Maca at the Tanglin Post Office is named after a Peruvian root, which doesn’t make an appearance on the menu. Quirky huh? Chef Rishi Naleendra, who has worked at Australia’s Tetsuya and Taxi Kitchen, presents Japanese-influenced European food, served as small plates. The menu is limited and the chef is generally heavy handed: that night, the flavors were very bold–a little too loud for me, someone who prefers subtlety–and the food was extremely charred on the surface though tender within.
No salt was added to the Chargrilled baby octopus ($22); it was naturally very salty. On first bite, I liked its intense saltiness, beautiful chewy texture, and smoky fragrance. But subsequently, I had to pair every bite of the octopus with a sip of artisanal precipitation from heaven called water. Although the smoked miso aioli was nice, it was too heavy to match with the octopus; it was salty², it maxed out my salt intake for the week. Some lime on the octopus might do wonders.
While the octopus had a wonderful smoky aroma, the smokiness was choking for the smoked swordfish belly ($18). I coughed and imagined this was what an extra on Game of Thrones felt like, the extra who played the role of the Dragon. You know the one that breathes fire? Anyway, the swordfish swam in a yuzu sauce and avocado puree that did nothing to the dish.
The char game was still strong for the USDA prime rib (225g, $48). Ms Atas fancied it was too expensive to pay for a steak with so much fat. But it was nicely grilled to a medium rare, very succulent and tender, and the outside was almost crispy. Unfortunately, there was too much char that the beef tasted bitter.
The steak came with two condiments, fermented soy and wasabi cream. Good beef just needs salt and pepper, and the condiments were to Taylor Swift the plate: the plate got a blank space, baby, and the condiments would fill it up.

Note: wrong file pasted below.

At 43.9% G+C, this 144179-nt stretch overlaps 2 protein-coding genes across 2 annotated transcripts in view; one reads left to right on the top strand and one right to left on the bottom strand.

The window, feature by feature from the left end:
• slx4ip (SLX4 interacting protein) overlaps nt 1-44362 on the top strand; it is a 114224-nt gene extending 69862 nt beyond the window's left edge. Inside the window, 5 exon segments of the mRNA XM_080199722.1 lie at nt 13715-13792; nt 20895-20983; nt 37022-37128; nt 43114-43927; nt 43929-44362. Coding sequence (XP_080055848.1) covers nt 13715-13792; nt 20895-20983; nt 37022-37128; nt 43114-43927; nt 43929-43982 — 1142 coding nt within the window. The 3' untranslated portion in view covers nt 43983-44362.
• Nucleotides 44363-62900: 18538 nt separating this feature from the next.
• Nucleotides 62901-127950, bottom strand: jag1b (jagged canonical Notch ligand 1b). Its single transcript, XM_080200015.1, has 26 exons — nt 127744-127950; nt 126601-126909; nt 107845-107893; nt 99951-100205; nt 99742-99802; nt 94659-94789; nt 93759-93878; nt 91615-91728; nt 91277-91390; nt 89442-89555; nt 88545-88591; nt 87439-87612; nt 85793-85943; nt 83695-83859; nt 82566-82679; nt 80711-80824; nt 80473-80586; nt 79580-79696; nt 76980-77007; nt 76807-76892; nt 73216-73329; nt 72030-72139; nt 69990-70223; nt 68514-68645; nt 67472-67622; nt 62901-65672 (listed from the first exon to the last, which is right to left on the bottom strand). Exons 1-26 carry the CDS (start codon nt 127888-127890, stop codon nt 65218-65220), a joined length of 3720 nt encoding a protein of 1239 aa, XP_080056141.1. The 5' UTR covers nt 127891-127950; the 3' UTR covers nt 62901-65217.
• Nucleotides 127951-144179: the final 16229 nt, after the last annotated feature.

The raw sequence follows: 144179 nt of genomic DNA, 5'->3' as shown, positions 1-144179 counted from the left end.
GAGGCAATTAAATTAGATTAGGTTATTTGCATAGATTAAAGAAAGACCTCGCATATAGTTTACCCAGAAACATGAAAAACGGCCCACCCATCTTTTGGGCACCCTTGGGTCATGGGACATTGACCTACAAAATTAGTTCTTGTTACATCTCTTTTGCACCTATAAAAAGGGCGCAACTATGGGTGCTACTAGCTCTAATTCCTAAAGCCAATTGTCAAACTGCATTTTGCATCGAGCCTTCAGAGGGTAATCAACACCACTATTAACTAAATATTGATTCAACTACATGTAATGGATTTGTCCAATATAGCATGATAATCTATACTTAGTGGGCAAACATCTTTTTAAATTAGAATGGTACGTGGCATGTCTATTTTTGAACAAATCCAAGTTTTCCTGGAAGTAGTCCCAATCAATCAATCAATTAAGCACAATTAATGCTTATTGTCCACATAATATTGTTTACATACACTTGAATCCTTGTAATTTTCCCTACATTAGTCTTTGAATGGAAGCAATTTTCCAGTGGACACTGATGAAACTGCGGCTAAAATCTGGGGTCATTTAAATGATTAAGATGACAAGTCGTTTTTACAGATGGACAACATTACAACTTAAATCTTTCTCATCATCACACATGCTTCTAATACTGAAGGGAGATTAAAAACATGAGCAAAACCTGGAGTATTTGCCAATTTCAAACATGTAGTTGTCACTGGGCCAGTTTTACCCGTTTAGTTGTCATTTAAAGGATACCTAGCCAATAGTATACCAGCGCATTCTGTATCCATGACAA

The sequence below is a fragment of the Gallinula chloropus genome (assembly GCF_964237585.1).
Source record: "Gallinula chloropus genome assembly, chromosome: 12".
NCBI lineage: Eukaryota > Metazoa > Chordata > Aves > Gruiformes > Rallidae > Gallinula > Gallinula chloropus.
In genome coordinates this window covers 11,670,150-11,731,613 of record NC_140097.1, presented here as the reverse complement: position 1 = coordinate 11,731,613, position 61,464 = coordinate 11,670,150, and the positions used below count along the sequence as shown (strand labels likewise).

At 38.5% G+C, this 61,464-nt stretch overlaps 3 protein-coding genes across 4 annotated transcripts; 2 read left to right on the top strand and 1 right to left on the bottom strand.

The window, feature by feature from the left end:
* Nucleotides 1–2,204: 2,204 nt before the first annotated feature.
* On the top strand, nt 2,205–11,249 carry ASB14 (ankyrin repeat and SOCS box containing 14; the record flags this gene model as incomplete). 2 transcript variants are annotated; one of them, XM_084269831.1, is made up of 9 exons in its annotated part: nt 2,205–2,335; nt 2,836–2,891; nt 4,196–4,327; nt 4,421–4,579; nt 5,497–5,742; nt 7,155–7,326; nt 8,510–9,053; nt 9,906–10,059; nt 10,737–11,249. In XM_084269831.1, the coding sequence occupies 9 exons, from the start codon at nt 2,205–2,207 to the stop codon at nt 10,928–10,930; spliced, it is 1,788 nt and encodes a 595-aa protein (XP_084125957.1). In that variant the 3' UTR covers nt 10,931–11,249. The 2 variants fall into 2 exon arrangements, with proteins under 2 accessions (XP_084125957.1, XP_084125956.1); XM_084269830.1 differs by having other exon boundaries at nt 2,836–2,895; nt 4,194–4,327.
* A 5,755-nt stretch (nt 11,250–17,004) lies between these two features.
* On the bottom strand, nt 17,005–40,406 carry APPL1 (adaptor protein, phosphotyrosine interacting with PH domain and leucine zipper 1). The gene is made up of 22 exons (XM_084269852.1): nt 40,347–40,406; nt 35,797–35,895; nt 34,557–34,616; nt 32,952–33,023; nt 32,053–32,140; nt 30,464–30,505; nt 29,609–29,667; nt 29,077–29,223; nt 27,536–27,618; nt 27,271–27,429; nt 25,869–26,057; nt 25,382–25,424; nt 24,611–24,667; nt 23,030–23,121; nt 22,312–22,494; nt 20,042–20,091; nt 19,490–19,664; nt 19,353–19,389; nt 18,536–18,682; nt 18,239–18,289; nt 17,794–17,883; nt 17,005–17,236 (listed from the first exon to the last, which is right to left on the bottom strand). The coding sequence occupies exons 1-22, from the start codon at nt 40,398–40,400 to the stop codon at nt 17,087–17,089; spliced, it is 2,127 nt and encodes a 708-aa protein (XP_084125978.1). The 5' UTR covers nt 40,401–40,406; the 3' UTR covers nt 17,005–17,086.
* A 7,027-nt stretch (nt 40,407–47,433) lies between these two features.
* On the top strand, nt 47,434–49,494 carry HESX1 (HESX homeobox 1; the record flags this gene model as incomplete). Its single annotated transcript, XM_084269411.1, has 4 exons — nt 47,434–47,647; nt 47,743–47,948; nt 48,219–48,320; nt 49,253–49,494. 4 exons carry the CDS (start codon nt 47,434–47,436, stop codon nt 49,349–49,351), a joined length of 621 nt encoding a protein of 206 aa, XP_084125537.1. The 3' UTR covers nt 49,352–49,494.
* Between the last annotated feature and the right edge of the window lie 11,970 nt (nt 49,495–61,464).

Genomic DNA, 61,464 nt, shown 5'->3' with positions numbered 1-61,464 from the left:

12-hour slow-cooked Iberico pork collar with apple cider sauce, parsnip, scallion ($36)
My suggestions are:
(1) the steak and other meaty plates are lonely! Give them some carbs for company. We were still hungry despite ordering so much because there weren’t carbs. The only carb on the menu is a baked potatoes ($10), and I don’t like baked potatoes; and
(2) the condiments for the octopus and steak didn’t match with the meats, but since the condiments are so tasty, use them as dips for fries.
My favorite dish of the night was one without flaws. Burnt pears ($15) lined on a caramel yoghurt parfait, as pear sorbet nested on almond crumble by the side. Although it appeared many things were going on at once, the flavors were soft and complementary. The herb–I think it was basil–lifted the only mild dish in the restaurant.
As a whole, the cooking of the food was top notch, but the concept didn’t suit me: heavily salted, heavily smoked, and heavily unctuous. I prefer tasty food with smart pairings that create complex flavors, allowing me to look at the ingredients anew. Good cooking alone doesn’t cut it for me. But judging from the overwhelming positive reviews I’ve seen from instagram, I may be the odd one out. We paid $164 for two persons.
56 Tanglin Road, Tanglin Post Office #B1-01, Singapore 247964
T: +65 6463 8080
Lunch F-Sun 12pm-3pm, Dinner W-M 6pm-11pm
Ambience/ Decor: 6.5/10
Written by A. Nathanael Ho.